Unknown (Warner Bros., 2011)

Liam Neeson ass-kicked his way out of the art house and into action hero territory with Taken, and for a minute, we all thought he was about to bring a touch of class to the modern blockbuster genre through sheer force of will (not to mention his singular gravitas and mountainous bulk). Alas, Neeson’s just really been into making movies lately, and the last couple of years have given us a pile of shitty movies whose scripts he seemingly rubber-stamped without looking at them. Unknown, with its cool blue poster and early ’11 release, seemed like a walk down the same seemingly-ordinary-guy-in-extraordinary-circumstances-and-oh-by-the-way-it’s-in-Europe path we followed for Taken, and its lukewarm theatrical reviews only reinforced that impression. Does it fare any better on the small screen?

Synopsis: Dr. Martin Harris (Liam Neeson) awakens after a car accident in Berlin to discover that his wife (January Jones) suddenly doesn’t recognize him and another man (Aidan Quinn) has assumed his identity. Ignored by disbelieving authorities and hunted by assassins, he finds himself alone, tired, and on the run.

On his own in a strange country, Martin seeks aid from an unlikely and reluctant source (Diane Kruger) as he plunges headlong into a deadly mystery that will force him to question his sanity, his identity, and just how far he’s willing to go to uncover the truth.

Video: You’d expect a modern action thriller that unspools across the streets of Berlin to take full advantage of its location, and Unknown does just that — this 1080p/AVC-encoded transfer highlights the movie’s cool-hued cinematography without sacrificing detail, maintaining texture and grain and avoiding digital artifacting even during the most darkly lit scenes. However you feel about its script, Unknown is one of the more visually pleasant action movies we’ve gotten lately, and it doesn’t disappoint on Blu-ray.

Audio: Top-notch. The DTS-HD MA soundtrack balances booming sound effects with background noise, dialogue, and the pounding score, making for a lot of high-volume fun with a surround system.

Special Features: You get a whopping nine minutes of extra content, all contained in a pair of deeply inessential featurettes (Liam Neeson: Known Action Hero and Unknown: What Is Known?). About the best you can say for them is that they won’t take up much of your time.

Bottom Line: It lacks the pure visceral thrill of Taken, but Unknown has its own pleasures — rather than a pure action thriller, it’s more of a Hitchcockian mystery, and one whose central conceit is immediately gripping. A movie with a protagonist who’s essentially confused about his own identity requires a magnetic leading man, and Neeson transcends the genre trappings of the material here; he communicates pain, confusion, and calculated rage with equal aplomb.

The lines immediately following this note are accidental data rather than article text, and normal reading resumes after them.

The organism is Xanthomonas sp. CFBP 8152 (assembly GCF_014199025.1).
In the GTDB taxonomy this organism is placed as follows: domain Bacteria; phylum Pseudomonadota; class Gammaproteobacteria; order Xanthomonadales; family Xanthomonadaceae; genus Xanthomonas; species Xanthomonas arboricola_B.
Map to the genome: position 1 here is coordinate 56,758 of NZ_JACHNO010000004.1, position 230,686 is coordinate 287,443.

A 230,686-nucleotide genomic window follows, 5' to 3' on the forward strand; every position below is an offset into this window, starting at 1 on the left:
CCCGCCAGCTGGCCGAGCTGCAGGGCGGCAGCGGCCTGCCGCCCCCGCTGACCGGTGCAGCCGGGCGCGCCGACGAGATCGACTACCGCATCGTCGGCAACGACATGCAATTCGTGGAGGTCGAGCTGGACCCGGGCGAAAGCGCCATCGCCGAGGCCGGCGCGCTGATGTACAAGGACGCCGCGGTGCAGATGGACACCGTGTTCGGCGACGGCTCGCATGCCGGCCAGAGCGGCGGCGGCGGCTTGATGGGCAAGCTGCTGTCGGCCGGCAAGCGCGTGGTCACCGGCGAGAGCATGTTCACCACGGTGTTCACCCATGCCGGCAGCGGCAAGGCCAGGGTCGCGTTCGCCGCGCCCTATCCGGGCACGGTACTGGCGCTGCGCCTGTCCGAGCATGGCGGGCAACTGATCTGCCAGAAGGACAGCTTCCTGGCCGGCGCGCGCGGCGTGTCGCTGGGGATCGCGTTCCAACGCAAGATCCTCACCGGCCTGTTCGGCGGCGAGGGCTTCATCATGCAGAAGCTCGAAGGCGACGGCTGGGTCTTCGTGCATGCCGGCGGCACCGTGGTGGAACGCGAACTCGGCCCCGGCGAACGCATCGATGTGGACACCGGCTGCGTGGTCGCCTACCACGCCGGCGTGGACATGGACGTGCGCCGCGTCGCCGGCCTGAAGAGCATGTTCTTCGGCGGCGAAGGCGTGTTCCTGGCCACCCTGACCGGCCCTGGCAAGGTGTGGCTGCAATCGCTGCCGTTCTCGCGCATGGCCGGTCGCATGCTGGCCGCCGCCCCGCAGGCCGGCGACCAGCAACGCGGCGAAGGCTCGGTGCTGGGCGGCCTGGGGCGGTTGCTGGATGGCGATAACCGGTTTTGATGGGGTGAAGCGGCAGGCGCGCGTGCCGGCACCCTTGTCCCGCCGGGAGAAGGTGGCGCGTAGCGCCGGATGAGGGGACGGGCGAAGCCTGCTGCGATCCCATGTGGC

Much as I loved Neeson’s performance, I almost appreciated Jaume Collet-Serra’s direction more — it’s rare these days that you can even tell what’s going on during an action set piece, what with all the jump cuts and handicam shenanigans, but Unknown keeps you squarely rooted in the action without making you fight to follow along. Even the movie’s big car chase is clearly framed (and it doesn’t skimp on the adrenaline, either — young directors, take note).

Somewhat predictably, Unknown stumbles when it comes to sticking the landing in the third act — like most modern thrillers, it mistakes a flurry of twists for genuine intelligence or a clear sense of purpose — but at least it doesn’t rely on any truly inane plot devices. Still, it’s unlikely you’ll find yourself thinking about the movie after the closing credits roll, and that’s a pretty critical flaw for a movie like this. Worth a rental? Surely. But you don’t need to own it, especially with such a cruddy selection of extras.

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Jeff Giles

Jeff Giles is the founder and editor-in-chief of Popdose and Dadnabbit, as well as an entertainment writer whose work can be seen at Rotten Tomatoes and a number of other sites. Hey, why not follow him at Twitter while you're at it?

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